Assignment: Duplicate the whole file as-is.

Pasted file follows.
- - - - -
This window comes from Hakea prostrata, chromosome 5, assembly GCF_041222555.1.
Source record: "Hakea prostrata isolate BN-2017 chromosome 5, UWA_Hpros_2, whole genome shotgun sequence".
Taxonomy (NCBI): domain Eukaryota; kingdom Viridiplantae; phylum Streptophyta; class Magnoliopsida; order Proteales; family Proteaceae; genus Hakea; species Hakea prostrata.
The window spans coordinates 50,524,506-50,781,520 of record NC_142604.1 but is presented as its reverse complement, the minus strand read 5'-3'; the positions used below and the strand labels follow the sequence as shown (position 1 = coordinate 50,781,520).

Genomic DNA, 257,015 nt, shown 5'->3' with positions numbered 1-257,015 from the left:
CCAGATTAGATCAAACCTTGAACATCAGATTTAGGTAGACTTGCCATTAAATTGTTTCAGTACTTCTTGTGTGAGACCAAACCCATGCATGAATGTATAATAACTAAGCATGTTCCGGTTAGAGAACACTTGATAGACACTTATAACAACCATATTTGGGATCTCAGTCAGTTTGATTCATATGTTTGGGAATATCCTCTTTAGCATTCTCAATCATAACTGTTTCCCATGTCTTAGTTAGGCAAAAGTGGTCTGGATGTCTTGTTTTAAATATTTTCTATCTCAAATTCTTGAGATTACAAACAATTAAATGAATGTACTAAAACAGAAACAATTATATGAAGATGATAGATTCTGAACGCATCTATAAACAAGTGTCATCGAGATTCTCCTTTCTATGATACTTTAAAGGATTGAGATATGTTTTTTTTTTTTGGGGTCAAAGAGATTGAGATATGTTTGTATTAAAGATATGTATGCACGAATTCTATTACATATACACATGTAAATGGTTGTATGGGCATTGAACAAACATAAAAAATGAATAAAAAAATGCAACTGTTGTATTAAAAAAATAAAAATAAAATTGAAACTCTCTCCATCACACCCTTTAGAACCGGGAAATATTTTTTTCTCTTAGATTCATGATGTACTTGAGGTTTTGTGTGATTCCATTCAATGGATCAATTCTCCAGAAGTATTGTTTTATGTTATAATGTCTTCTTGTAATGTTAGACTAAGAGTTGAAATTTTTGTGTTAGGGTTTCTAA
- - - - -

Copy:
This window comes from Hakea prostrata, chromosome 5, assembly GCF_041222555.1.
Source record: "Hakea prostrata isolate BN-2017 chromosome 5, UWA_Hpros_2, whole genome shotgun sequence".
Taxonomy (NCBI): domain Eukaryota; kingdom Viridiplantae; phylum Streptophyta; class Magnoliopsida; order Proteales; family Proteaceae; genus Hakea; species Hakea prostrata.
The window spans coordinates 50,524,506-50,781,520 of record NC_142604.1 but is presented as its reverse complement, the minus strand read 5'-3'; the positions used below and the strand labels follow the sequence as shown (position 1 = coordinate 50,781,520).

Genomic DNA, 257,015 nt, shown 5'->3' with positions numbered 1-257,015 from the left:
CCAGATTAGATCAAACCTTGAACATCAGATTTAGGTAGACTTGCCATTAAATTGTTTCAGTACTTCTTGTGTGAGACCAAACCCATGCATGAATGTATAATAACTAAGCATGTTCCGGTTAGAGAACACTTGATAGACACTTATAACAACCATATTTGGGATCTCAGTCAGTTTGATTCATATGTTTGGGAATATCCTCTTTAGCATTCTCAATCATAACTGTTTCCCATGTCTTAGTTAGGCAAAAGTGGTCTGGATGTCTTGTTTTAAATATTTTCTATCTCAAATTCTTGAGATTACAAACAATTAAATGAATGTACTAAAACAGAAACAATTATATGAAGATGATAGATTCTGAACGCATCTATAAACAAGTGTCATCGAGATTCTCCTTTCTATGATACTTTAAAGGATTGAGATATGTTTTTTTTTTTTGGGGTCAAAGAGATTGAGATATGTTTGTATTAAAGATATGTATGCACGAATTCTATTACATATACACATGTAAATGGTTGTATGGGCATTGAACAAACATAAAAAATGAATAAAAAAATGCAACTGTTGTATTAAAAAAATAAAAATAAAATTGAAACTCTCTCCATCACACCCTTTAGAACCGGGAAATATTTTTTTCTCTTAGATTCATGATGTACTTGAGGTTTTGTGTGATTCCATTCAATGGATCAATTCTCCAGAAGTATTGTTTTATGTTATAATGTCTTCTTGTAATGTTAGACTAAGAGTTGAAATTTTTGTGTTAGGGTTTCTAA